Another approach to evaluating comprehension could be to administer a short quiz after the screening. Ask
students to name the major and minor characters, name the type of plot, list the narrative time and locations, and
identify the kind of narration used. Or have them write a brief treatment of the plot and describe how it differs from
TEACHING HISTORY CLOSE UP, p. 250
In the years following World War II, Hollywood began producing socially conscious films that did very well at
the box office, including William Wyler’s The Best Years of Our Lives (1946) (which won the Academy Award for
Best Picture), Edward Dmytryk’s Crossfire (1947), and Fred Zimmerman’s The Men (1950). In this sense, Salt of
the Earth was very much in line with Hollywood at the time. But the rise of anti-communist sentiment in Hollywood
made for a much more intimidating atmosphere, and Herbert J. Biberman and his Salt of the Earth were among the
Red Scare’s many casualties. As the “History Close Up” box indicates, Salt of the Earth plays a role in multiple
narratives about American life, not just the story of the “Hollywood Ten.” It is also a film that brings feminist and Latino
issues into focus.
Discussion Question #1: Consider this film in relation to Italian Neorealism (see chapter 2, pp. 70, as well as chapter 3, pp.
124-125). How might Salt of the Earth be considered an example of American neorealism?
Discussion Question #2: What recent films have shed light on similar issues of labor, gender, and ethnicity? Wh ich genre,
the narrative film or the documentary, is better suited to addressing these issues?
TEACHING THE VIEWING CUES
1900-1920: Adaptations, Scriptwriters, and Screenplays, p. 247
For the film you recently watched in class, describe as much of the story as you can. What are the main events, the
implied events, and the significant and insignificant details of the film’s story?
Ask students, alone or in groups, to describe the movie using forms characteristic of an oral narrative, a
newspaper story, a graphic novel, a children’s picture book, a pop song, or a symphony. Or ask them to use the
storytelling conventions of their major. Have them write a lab report, create a PowerPoint presentation, draft a
blueprint, or even solve an equation. Discuss the advantages and disadvantages of each approach.
Character Coherence, Depth, and Grouping, p. 256
In the film you are watching for class, select a character that you might define as singular. Does that singularity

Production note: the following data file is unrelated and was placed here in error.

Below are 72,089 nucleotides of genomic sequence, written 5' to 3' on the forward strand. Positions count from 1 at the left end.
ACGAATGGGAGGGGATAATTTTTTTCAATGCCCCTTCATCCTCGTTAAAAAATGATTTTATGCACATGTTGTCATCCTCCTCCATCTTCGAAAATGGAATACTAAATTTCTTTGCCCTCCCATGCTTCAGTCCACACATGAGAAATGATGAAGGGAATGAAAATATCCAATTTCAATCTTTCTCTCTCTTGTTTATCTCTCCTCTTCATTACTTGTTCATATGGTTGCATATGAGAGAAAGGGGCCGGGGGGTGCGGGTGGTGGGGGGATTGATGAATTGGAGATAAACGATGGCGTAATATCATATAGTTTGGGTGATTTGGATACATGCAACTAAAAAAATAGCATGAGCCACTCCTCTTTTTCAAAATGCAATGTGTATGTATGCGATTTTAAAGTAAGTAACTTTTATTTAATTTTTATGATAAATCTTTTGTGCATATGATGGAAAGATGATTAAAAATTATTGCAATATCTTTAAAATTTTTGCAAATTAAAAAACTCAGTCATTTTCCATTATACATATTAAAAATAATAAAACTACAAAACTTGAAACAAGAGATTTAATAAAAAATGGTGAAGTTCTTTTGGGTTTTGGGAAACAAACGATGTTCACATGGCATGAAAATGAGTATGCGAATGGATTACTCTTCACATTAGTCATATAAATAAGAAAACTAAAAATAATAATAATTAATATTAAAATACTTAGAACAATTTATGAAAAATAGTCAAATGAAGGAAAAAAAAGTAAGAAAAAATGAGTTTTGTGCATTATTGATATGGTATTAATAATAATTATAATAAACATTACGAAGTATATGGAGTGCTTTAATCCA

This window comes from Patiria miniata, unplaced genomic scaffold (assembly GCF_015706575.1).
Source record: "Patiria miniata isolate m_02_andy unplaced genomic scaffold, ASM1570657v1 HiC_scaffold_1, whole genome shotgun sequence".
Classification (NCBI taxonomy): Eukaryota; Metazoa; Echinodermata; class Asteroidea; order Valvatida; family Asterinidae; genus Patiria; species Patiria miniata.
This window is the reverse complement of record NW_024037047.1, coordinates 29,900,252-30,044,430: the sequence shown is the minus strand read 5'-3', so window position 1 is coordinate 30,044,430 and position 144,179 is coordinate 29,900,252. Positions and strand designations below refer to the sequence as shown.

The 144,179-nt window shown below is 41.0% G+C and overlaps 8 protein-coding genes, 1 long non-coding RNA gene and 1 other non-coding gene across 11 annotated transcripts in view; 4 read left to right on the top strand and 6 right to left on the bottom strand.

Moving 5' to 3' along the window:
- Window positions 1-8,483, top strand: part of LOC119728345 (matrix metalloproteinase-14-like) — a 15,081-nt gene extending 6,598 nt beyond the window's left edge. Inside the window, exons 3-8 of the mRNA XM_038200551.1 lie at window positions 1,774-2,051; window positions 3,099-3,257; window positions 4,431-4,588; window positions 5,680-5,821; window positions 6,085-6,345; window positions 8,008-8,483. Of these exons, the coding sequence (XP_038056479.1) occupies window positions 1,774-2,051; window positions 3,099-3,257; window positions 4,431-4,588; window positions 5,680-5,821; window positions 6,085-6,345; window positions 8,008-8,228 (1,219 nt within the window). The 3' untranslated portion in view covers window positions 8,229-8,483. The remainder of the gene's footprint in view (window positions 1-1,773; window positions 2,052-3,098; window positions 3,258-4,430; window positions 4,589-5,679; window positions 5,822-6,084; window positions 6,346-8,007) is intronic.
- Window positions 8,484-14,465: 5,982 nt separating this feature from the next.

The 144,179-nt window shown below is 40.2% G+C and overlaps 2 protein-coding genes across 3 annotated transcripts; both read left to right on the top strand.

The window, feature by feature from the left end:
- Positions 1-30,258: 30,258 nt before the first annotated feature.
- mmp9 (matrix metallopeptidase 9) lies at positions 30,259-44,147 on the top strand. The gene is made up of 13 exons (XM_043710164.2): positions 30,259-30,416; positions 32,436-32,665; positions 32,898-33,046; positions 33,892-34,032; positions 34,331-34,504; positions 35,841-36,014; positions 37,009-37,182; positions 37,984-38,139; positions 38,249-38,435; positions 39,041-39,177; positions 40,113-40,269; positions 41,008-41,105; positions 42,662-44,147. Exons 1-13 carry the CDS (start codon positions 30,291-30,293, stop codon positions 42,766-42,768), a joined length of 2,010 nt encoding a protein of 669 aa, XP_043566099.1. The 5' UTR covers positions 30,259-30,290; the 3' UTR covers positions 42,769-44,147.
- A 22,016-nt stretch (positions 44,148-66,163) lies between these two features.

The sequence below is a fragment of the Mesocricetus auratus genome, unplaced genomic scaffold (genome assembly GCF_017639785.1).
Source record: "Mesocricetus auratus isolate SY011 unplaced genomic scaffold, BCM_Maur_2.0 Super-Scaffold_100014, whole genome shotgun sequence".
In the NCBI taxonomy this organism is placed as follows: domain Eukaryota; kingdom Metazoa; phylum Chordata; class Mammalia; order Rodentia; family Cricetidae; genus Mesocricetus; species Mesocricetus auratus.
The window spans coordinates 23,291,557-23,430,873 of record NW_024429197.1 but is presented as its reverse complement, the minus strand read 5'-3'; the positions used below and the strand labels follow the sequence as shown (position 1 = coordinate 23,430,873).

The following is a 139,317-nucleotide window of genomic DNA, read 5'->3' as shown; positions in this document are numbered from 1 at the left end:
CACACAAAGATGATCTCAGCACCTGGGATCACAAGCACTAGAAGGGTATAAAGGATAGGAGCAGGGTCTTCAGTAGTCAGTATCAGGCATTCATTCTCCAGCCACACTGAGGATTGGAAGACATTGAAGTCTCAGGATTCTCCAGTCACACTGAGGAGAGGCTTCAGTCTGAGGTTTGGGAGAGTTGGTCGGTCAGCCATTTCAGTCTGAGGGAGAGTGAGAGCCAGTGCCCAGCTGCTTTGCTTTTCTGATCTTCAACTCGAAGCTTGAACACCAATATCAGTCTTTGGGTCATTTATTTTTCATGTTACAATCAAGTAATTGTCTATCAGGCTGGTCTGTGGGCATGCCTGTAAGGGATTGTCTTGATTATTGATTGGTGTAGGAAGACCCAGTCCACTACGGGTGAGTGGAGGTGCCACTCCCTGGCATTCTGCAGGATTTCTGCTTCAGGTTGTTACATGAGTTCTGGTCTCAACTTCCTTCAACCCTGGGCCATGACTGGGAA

indicate something about the values of the film? Does the character seem coherent? How?
This Viewing Cue works well as a prompt for discussion. Eve Harrington in All About Eve (1950) seems at first to be
a singular character, but our impression of her uniqueness is overturned in the final minutes of the film. Debate the merits
of character coherence in class. Do real people act coherently?
Character Types, p. 257
What kinds of social hierarchies are suggested by the character groupings in a film you’ve just viewed?
One interesting approach to implementing this Viewing Cue would be mapping the social hierarchies in the
Film in Focus movies Apocalypse Now and Daughters of the Dust (1991) and how they relate to issues of race in
each film. Another might involve comparing the matriarchal structures in Julie Dash’s film with those found in
Diegetic and Nondiegetic Elements, p. 260
Describe the diegesis of the film you just watched in class. Which events are excluded or merely implied w hen that
diegesis becomes presented as a narrative?
This Viewing Cue highlights how plot selection and omission shapes a story from its diegesis. For example, what
we know about Colonel Kurtz in Apocalypse Now is filtered through the accounts that characters share with Captain
Willard long before we meet Kurtz himself. Ask students to apply what they’ve learned in this chapter to movies they
watched for other chapters.
Diegetic and Nondiegetic Elements, p. 261
As you view the next film, identify the most important nondiegetic materials and analyze how they might emphasize
certain key themes or ideas.
Use this Viewing Cue in class and then again as an exam question. Have the students identify and make a case
for a single nondiegetic element being the most important one for a particular movie. For example, in the Film in